Climate Refugees definition: can we define a climate refugee?

Climate Refugees definition: can we define a climate refugee?

Alex Randall 

Alex is the programme manager at the Climate and Migration Coalition. An organisation focused on the rights and welfare of people displaced by the impacts of climate change. 

Image: The Pacific Island state of Kiribati. Rafael Ávila Coya. (CC BY-SA 2.0)

The term “climate refugee” has become a shortcut for the entire issue of climate-linked migration. Two huge debates currently rage about the phrase: first, exactly who counts as a climate refugee?; and how many climate refugees will there be?

The case we make here is that both of these questions might be impossible to answer, and there are actually some much more important questions we should be thinking about.

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Getting started

Getting started

Our 20 minute ‘getting started’ podcast provides a fast way to get up to speed with the basics of climate-linked migration

Can we define climate refugees?

There are a great number of different definitions of the term “climate refugee”. However, it is worth noting that there is no official definition. Neither the United Nations of any international agency that works with refugee or climate change recognises any particular definition.

For a definition to be useful it would need to make it clear who is and who is not a climate refugee – and this is where things get complicated. When people move due to climate change impacts they are often moving for a variety of other reasons as well.

Consider this example.

Climate change could have an impact on drought and then on farming. This may mean that people move as the income from their farming declines and they need to find other work. Are they climate refugees?

It could well be that if they had access to other non-farming work nearby that they wouldn’t move. So is it climate change that has caused them to move? Or is it the fact that their local economy lacks alternative employment?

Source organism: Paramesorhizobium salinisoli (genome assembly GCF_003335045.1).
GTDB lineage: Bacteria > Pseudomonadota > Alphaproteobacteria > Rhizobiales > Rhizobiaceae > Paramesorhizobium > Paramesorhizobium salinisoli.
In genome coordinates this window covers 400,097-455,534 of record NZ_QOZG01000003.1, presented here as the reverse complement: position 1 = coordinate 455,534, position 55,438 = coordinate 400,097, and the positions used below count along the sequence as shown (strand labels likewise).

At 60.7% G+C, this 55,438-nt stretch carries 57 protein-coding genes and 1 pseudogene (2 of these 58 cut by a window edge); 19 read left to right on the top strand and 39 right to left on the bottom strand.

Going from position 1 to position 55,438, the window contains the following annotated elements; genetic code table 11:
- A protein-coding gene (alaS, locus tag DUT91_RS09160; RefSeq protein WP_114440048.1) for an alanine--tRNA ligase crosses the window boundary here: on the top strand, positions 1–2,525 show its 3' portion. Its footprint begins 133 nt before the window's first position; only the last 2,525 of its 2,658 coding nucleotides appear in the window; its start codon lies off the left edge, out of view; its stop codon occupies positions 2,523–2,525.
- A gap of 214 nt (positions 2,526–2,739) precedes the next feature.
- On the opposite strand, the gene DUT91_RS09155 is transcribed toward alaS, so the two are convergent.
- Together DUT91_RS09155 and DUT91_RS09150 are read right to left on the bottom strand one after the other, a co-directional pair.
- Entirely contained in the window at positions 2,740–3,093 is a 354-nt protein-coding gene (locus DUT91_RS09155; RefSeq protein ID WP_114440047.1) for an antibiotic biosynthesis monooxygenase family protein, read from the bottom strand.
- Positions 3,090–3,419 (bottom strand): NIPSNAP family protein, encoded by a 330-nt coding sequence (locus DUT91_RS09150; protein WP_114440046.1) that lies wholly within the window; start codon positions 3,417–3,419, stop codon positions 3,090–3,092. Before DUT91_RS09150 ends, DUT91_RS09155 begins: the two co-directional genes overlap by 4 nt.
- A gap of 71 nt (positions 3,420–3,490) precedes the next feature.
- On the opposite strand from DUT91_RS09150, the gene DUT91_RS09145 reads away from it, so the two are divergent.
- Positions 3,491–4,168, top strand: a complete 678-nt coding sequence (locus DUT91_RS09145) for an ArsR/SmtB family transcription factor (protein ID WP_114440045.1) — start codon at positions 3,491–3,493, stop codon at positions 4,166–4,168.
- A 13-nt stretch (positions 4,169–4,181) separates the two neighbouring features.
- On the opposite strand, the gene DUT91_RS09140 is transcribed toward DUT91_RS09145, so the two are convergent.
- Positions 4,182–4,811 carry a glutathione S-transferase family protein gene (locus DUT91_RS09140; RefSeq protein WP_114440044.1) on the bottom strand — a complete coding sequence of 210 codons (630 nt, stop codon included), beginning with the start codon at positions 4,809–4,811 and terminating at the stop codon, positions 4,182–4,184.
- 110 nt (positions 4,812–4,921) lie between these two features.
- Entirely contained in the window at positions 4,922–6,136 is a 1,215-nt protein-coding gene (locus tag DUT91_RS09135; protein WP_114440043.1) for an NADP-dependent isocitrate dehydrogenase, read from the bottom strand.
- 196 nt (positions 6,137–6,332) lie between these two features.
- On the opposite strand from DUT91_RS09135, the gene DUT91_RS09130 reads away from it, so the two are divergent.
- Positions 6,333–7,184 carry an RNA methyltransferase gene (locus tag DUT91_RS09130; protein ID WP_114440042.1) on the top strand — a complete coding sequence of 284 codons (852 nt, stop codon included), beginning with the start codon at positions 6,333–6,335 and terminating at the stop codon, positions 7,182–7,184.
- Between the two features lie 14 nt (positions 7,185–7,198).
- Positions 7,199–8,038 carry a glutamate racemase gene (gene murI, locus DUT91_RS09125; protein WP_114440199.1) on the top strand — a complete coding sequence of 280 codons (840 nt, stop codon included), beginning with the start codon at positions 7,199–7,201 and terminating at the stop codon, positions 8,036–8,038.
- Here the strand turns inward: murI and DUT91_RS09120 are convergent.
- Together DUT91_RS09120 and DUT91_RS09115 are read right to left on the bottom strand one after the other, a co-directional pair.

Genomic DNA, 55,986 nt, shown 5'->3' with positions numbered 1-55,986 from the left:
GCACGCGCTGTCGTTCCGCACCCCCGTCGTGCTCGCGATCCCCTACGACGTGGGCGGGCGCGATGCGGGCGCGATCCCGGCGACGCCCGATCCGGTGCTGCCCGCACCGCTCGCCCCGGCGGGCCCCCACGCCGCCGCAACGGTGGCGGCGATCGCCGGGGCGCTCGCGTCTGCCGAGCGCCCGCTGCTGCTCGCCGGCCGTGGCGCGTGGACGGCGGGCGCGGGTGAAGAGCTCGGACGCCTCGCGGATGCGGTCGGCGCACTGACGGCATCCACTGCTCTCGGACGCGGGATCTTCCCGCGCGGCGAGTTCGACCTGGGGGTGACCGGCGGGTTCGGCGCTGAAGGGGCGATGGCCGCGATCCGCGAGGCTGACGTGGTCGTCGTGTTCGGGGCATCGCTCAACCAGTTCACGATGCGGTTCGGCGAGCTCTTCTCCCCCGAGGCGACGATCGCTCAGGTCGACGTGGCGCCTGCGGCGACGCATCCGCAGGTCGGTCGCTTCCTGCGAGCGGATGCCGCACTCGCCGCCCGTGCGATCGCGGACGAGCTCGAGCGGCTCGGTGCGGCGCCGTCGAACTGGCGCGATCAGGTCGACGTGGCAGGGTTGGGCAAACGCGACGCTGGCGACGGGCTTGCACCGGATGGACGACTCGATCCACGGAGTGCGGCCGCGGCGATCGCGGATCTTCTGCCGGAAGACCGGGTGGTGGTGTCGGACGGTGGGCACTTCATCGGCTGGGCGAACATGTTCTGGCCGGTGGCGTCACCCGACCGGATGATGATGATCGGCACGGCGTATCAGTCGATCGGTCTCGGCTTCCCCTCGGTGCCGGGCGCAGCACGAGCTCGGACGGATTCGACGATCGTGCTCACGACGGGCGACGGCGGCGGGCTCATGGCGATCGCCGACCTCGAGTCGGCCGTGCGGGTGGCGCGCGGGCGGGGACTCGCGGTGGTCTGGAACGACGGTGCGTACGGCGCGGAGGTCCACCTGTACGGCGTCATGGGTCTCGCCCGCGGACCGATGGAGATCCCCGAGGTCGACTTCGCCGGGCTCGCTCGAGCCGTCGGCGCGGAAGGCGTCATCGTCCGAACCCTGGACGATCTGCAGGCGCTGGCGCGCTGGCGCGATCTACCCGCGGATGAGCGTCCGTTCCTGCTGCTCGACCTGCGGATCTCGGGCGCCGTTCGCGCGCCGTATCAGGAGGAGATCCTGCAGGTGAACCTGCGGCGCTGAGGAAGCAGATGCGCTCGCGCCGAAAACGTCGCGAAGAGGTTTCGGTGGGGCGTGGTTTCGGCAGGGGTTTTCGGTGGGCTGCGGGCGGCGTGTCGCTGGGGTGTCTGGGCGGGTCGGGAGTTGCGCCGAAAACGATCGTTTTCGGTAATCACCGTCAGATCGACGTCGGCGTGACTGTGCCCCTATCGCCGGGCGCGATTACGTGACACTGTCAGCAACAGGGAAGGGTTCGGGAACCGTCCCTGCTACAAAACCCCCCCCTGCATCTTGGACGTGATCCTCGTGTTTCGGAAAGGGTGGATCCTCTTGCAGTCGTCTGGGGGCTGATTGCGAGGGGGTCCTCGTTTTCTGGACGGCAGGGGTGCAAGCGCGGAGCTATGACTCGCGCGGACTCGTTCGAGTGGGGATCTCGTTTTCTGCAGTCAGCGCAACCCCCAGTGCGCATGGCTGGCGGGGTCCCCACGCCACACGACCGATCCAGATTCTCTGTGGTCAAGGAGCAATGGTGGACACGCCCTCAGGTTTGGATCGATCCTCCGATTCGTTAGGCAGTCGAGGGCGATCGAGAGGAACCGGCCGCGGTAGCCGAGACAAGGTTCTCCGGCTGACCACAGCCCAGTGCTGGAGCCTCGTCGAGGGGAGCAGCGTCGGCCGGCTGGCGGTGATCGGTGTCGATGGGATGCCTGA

Of course we can say that climate change was among the forces that made them move. But the phrase “climate refugee” suggests something very absolute. Either some is a “climate refugee” or they are not. But the reality is that a variety of forces – including climate change – will cause people to move. So absolute definitions are difficult to apply.

Key resource

Getting started

Our 20 minute ‘getting started’ podcast provides a fast way to get up to speed with the basics of climate-linked migration

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What might be wrong with climate refugee definitions?

The term “climate refugee” suggests that people who fit the definition might be entitled to some kind of refugee status. They might be allowed to enter and stay in a country because climate change has forced them to move. There are several problems with this:

  1. The Refugee Convention specifies very clear things that people must be fleeing in order to gain refugee status. The impacts of climate change are currently not included on that list. Therefore even if someone is described as a “climate refugee” it does not mean they are would legally be in the same position as other refugees.
  2. Most climate-linked displacement will be internal. To be a refugee someone has to be outside their country of residence. As well as meeting other criteria, they must have crossed an international border. People who are forced to move within their country are Internally Displaced Persons. Given that climate change is likely to create internal movement, the term “climate refugee” can be misleading
  3. Most people facing migration due to climate change do not want to be “refugees”. The idea of a refugee comes with a lot of baggage, and people facing climate-linked migration would prefer not to be seen or defined as refugees of any kind.

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